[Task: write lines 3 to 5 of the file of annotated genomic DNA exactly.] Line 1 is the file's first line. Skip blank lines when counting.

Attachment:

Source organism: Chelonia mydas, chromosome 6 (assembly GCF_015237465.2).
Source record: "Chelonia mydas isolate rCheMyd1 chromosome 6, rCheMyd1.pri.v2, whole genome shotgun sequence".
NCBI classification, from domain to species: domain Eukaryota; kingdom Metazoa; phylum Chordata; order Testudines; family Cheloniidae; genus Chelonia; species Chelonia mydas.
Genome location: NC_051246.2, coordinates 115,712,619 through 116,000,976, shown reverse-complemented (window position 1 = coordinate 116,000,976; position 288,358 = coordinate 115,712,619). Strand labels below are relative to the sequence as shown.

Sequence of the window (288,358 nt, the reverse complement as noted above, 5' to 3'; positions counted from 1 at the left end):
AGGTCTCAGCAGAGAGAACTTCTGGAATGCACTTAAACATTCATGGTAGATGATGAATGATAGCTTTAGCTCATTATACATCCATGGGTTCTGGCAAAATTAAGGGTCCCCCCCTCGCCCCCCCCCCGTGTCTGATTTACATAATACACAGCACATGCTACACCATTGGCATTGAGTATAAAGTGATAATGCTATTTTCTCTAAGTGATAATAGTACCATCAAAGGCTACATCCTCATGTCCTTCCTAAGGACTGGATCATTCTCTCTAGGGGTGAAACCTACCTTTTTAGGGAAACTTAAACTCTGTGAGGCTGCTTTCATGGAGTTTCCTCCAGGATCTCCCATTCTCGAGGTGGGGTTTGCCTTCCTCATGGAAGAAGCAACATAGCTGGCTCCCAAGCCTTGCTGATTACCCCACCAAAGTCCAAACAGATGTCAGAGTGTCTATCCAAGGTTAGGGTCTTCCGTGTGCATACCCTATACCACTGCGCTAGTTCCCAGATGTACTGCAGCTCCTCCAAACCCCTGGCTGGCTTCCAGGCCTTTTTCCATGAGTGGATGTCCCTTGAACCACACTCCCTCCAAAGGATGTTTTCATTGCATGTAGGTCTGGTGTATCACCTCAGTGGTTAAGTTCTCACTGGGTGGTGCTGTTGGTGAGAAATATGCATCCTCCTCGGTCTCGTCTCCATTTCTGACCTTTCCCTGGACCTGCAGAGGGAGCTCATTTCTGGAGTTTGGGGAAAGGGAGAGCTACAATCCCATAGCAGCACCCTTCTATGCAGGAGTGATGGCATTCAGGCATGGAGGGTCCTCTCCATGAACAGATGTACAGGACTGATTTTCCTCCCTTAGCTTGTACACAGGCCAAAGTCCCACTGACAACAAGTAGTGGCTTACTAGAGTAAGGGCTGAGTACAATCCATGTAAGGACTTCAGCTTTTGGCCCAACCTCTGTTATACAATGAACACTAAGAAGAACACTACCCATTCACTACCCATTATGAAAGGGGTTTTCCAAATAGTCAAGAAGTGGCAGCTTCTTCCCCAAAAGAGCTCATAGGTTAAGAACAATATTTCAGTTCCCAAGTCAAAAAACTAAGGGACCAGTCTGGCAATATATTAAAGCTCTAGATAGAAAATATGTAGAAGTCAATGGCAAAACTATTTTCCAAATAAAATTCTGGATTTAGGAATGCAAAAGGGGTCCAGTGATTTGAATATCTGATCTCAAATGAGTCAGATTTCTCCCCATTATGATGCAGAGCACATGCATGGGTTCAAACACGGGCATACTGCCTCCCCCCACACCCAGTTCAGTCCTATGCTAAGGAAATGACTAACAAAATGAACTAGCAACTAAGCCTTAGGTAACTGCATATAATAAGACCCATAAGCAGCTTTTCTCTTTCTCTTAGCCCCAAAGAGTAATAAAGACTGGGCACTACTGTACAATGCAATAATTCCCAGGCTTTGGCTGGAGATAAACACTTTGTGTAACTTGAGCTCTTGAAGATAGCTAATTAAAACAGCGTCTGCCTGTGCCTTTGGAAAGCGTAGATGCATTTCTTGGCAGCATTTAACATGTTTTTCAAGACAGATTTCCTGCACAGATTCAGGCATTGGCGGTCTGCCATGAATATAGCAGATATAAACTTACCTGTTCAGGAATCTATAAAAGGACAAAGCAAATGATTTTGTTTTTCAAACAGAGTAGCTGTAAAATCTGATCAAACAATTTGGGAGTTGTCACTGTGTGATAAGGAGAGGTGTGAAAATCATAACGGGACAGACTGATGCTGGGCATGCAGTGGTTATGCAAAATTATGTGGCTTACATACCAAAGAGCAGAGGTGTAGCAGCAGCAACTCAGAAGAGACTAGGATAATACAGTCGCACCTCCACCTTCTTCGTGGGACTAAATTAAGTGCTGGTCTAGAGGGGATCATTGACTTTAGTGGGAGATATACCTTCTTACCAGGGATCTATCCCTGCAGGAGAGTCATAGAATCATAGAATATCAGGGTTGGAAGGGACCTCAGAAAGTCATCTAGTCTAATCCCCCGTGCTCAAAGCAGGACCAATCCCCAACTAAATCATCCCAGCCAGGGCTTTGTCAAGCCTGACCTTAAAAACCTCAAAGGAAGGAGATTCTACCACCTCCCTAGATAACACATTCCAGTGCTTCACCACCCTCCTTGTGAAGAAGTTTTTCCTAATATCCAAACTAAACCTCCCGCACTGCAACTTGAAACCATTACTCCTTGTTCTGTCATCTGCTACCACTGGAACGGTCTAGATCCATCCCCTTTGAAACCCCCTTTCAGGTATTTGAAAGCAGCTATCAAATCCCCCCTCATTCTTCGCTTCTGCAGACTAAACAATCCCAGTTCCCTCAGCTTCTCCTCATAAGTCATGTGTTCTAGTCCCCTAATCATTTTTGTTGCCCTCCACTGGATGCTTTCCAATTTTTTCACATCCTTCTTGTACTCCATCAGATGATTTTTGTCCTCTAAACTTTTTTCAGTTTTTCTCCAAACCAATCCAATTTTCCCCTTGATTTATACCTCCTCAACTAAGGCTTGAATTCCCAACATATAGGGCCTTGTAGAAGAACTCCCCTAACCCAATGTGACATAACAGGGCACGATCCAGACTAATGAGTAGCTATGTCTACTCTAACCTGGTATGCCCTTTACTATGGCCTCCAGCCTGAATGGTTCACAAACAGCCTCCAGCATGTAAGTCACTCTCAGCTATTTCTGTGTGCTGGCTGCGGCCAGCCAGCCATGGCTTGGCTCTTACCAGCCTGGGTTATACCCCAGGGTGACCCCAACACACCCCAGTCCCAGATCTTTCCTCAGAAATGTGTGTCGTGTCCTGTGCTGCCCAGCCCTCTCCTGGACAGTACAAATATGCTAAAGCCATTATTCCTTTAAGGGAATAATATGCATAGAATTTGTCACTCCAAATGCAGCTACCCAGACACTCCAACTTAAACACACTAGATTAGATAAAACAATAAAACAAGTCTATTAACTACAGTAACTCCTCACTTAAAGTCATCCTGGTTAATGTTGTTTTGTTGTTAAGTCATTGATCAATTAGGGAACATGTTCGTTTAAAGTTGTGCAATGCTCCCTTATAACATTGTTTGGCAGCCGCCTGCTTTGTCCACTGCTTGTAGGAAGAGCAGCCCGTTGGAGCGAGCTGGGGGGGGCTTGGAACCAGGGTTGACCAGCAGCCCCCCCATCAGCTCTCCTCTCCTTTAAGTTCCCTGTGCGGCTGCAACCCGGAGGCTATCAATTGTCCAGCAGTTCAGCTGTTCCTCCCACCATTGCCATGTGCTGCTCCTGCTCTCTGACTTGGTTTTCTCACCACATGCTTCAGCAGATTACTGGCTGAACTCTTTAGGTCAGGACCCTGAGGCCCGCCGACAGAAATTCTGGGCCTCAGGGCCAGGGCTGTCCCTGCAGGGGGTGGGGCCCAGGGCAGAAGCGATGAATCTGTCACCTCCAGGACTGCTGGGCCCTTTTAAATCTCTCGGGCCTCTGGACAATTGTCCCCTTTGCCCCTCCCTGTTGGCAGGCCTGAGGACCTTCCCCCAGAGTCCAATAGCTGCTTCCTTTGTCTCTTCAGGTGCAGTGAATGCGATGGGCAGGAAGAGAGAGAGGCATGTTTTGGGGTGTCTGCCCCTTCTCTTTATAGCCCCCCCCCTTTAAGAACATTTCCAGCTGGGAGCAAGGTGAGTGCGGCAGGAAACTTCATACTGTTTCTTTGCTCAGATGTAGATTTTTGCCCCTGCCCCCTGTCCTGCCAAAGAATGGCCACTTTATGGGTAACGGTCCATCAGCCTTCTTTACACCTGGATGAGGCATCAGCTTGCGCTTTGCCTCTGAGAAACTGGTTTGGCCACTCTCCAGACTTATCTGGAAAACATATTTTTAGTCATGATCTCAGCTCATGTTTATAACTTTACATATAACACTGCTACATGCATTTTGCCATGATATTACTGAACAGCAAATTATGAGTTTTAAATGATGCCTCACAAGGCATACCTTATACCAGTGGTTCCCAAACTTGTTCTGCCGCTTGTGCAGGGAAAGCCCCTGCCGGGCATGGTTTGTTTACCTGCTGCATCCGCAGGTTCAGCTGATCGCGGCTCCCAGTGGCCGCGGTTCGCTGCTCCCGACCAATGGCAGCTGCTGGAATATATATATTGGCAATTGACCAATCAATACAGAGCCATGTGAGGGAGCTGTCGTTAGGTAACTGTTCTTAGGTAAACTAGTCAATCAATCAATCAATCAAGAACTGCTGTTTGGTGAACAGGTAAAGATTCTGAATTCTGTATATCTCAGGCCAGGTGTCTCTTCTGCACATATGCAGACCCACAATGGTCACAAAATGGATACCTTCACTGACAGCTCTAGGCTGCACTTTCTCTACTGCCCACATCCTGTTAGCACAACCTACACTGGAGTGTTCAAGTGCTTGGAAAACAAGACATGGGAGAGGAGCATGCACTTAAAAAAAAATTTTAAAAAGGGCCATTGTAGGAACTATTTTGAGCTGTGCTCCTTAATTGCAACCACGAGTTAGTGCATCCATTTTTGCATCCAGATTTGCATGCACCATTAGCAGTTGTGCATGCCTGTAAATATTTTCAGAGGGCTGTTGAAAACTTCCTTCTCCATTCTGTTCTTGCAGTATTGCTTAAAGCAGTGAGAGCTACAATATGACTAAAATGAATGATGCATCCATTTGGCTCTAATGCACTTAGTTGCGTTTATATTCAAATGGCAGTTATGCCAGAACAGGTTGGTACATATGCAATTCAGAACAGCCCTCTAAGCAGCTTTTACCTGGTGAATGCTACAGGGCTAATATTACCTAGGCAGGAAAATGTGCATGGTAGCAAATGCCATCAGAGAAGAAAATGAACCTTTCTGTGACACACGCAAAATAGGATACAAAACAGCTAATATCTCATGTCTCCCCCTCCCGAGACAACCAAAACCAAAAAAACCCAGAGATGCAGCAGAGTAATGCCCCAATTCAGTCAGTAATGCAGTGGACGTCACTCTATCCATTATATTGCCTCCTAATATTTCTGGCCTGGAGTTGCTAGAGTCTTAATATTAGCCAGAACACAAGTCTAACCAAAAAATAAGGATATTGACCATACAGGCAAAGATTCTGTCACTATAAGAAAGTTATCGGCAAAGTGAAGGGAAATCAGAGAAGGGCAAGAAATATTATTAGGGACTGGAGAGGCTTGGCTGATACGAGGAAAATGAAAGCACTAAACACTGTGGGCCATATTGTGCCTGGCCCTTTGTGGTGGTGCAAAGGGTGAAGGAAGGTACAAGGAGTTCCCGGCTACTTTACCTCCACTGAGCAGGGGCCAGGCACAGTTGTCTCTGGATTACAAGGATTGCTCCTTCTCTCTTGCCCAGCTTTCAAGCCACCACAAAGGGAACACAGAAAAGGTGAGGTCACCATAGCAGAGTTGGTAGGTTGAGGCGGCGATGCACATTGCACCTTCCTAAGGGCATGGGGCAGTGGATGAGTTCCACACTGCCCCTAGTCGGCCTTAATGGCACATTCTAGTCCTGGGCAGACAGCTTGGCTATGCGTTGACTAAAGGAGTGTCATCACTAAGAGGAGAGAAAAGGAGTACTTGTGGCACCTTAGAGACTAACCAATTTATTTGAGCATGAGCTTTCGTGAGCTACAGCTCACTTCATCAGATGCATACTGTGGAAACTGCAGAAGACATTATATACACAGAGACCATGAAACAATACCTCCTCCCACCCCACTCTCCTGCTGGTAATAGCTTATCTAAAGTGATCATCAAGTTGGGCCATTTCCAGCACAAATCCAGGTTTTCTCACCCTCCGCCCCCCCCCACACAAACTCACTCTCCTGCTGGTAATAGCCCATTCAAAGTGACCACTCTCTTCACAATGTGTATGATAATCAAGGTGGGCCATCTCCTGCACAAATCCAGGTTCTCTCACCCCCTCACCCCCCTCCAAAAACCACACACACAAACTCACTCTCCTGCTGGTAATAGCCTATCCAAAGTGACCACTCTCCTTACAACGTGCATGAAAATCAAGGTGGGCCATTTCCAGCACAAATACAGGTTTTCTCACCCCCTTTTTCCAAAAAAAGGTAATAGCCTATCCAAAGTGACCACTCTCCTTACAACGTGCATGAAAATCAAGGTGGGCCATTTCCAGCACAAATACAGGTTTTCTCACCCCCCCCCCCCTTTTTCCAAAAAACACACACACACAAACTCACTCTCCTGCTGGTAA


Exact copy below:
NCBI classification, from domain to species: domain Eukaryota; kingdom Metazoa; phylum Chordata; order Testudines; family Cheloniidae; genus Chelonia; species Chelonia mydas.
Genome location: NC_051246.2, coordinates 115,712,619 through 116,000,976, shown reverse-complemented (window position 1 = coordinate 116,000,976; position 288,358 = coordinate 115,712,619). Strand labels below are relative to the sequence as shown.

Sequence of the window (288,358 nt, the reverse complement as noted above, 5' to 3'; positions counted from 1 at the left end):